When we go to use a computer, the vast majority of the world uses their devices locally. This means that you are physically interacting with the device, either via mouse and keyboard or through the touchscreen on your phone. There are many benefits to native device usage, including minimal input latency, alongside adding external USB devices like USB sticks and USB hard drive disks (HDD).

Sometimes you need to step away from your computer. In the business world, you may need to attend a meeting across the country, while still retaining access to and the functionality of your desktop machine. You may also be an IT administrator or engineer tasked with administrating a remote server cluster, where physical access is impossible. As cloud server technology becomes ever more prevalent, this will be more necessary than ever!

Introducing RDP

One way to connect to these devices is through the remote desktop protocol (RDP). This protocol, in simple terms, creates a streamable video image of your desktop while also passing through inputs from your peripherals over the internet. When you consider that your monitor is just displaying images of your device, and responding to inputs from your mouse and keyboard, you can see how this is viable. Just add the internet as a middleman.

In this case, RDP encodes a video stream in place of an HDMI/Displayport cable. To interface with the device, your RDP client sends USB inputs such as keystrokes, mouse clicks, and mouse movement from your client device to the RDP machine over the internet. This gives the illusion of working natively on the device, even though you could be on the other side of the world.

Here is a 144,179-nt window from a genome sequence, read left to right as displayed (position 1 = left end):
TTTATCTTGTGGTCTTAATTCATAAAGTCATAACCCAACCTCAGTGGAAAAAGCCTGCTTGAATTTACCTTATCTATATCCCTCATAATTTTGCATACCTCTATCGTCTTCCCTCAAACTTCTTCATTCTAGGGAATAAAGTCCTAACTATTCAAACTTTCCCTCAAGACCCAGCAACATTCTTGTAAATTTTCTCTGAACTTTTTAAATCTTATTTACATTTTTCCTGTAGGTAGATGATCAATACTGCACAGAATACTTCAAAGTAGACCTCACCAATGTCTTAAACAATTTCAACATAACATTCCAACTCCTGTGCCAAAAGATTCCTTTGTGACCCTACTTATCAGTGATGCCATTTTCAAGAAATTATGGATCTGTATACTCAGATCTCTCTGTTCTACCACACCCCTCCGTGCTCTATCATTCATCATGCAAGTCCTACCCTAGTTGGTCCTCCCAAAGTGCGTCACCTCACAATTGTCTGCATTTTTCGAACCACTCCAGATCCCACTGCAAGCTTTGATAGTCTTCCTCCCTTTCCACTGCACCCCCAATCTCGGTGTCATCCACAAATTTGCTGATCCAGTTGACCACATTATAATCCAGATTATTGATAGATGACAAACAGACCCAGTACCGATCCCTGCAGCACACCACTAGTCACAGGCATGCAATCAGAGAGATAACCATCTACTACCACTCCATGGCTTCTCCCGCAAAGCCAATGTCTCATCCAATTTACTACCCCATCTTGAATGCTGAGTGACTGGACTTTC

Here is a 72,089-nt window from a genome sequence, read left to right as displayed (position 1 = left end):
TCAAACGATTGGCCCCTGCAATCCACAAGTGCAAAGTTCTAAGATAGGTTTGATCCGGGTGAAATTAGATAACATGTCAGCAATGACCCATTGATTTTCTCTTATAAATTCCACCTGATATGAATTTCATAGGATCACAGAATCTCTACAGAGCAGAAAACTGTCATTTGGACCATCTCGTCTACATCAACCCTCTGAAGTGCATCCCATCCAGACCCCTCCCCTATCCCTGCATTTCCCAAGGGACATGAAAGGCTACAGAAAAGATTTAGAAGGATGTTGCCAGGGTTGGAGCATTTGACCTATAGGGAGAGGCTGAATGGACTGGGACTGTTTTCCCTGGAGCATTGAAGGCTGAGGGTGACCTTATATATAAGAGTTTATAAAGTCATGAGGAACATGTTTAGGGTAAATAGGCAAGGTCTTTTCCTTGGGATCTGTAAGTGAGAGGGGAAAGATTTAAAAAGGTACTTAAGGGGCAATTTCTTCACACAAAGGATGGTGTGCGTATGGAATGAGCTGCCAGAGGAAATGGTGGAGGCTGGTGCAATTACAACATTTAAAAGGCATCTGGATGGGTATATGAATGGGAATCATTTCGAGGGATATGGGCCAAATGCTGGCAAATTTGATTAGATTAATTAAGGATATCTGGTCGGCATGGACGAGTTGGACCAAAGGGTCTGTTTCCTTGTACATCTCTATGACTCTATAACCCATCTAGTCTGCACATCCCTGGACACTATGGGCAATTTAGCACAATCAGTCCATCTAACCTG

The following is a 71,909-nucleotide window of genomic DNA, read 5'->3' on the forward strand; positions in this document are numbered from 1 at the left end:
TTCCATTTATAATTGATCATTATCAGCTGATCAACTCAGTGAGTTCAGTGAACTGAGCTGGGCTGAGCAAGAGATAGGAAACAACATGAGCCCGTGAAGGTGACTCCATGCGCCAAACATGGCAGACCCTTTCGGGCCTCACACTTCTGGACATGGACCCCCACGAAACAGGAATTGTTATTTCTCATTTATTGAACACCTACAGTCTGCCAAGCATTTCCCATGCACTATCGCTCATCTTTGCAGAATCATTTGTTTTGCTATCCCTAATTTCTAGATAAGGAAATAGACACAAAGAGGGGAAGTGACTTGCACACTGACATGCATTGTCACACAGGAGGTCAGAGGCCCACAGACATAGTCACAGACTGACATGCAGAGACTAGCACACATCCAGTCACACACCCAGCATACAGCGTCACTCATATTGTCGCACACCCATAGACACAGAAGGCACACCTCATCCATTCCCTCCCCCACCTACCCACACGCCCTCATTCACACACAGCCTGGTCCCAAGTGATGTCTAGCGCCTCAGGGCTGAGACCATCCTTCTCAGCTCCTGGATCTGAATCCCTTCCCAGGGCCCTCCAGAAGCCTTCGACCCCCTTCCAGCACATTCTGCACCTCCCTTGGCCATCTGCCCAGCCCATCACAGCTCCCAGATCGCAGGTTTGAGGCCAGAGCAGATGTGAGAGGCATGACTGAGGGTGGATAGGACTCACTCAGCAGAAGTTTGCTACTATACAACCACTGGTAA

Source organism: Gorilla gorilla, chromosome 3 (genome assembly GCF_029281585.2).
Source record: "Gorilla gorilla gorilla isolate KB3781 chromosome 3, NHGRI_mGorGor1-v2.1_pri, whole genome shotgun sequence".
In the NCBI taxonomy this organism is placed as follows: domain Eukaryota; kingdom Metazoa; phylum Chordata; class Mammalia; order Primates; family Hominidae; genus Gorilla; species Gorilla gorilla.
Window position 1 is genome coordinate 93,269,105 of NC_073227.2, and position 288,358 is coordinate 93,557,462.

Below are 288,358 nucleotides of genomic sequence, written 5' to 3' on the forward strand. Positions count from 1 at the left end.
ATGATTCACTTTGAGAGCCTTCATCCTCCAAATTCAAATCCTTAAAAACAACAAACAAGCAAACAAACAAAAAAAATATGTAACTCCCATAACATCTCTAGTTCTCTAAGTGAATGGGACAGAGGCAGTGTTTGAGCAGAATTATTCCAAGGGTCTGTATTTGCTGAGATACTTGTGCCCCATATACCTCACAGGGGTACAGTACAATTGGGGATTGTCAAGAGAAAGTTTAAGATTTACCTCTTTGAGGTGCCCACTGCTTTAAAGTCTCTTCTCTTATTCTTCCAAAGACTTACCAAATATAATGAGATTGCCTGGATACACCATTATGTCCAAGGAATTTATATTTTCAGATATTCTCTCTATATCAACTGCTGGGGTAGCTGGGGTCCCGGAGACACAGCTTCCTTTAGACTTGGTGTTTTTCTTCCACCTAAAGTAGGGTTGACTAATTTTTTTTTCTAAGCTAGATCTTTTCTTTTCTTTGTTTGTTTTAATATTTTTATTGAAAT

How to use RDP in Windows

Microsoft first introduced RDP back in 1996 with Windows NT Server 4.0. Back then, it was named Terminal Services but has since been renamed to the Remote Desktop Protocol.

NOTE – While the RDP client is included with every Windows version, only Pro, Enterprise, and Server OS editions have support for creating an RDP server. This means that you can connect to other devices, but you cannot connect externally to a PC that runs Windows Basic or Windows Home.

Please note this guide was created using Windows 10 Pro v2004. Other OSs may have a different RDP client or CLI syntax.

The easiest method to open and use RDP is as follows:

Press the Windows Key ¬+ R to open a run window.

Type mstsc and press Enter on the keyboard.

INFOmstsc stands for Microsoft Terminal Services Client.

You should see a Remote Desktop Connection window appear. This will have an input box titled Computer. This input box allows you to type either an external IP for an RDP server or a local address for your local area network (LAN).

In the example below, a remote Windows 2019 Server machine was created on a cloud hosting platform. To connect, you require the external IP address, as listed in the cloud host dashboard.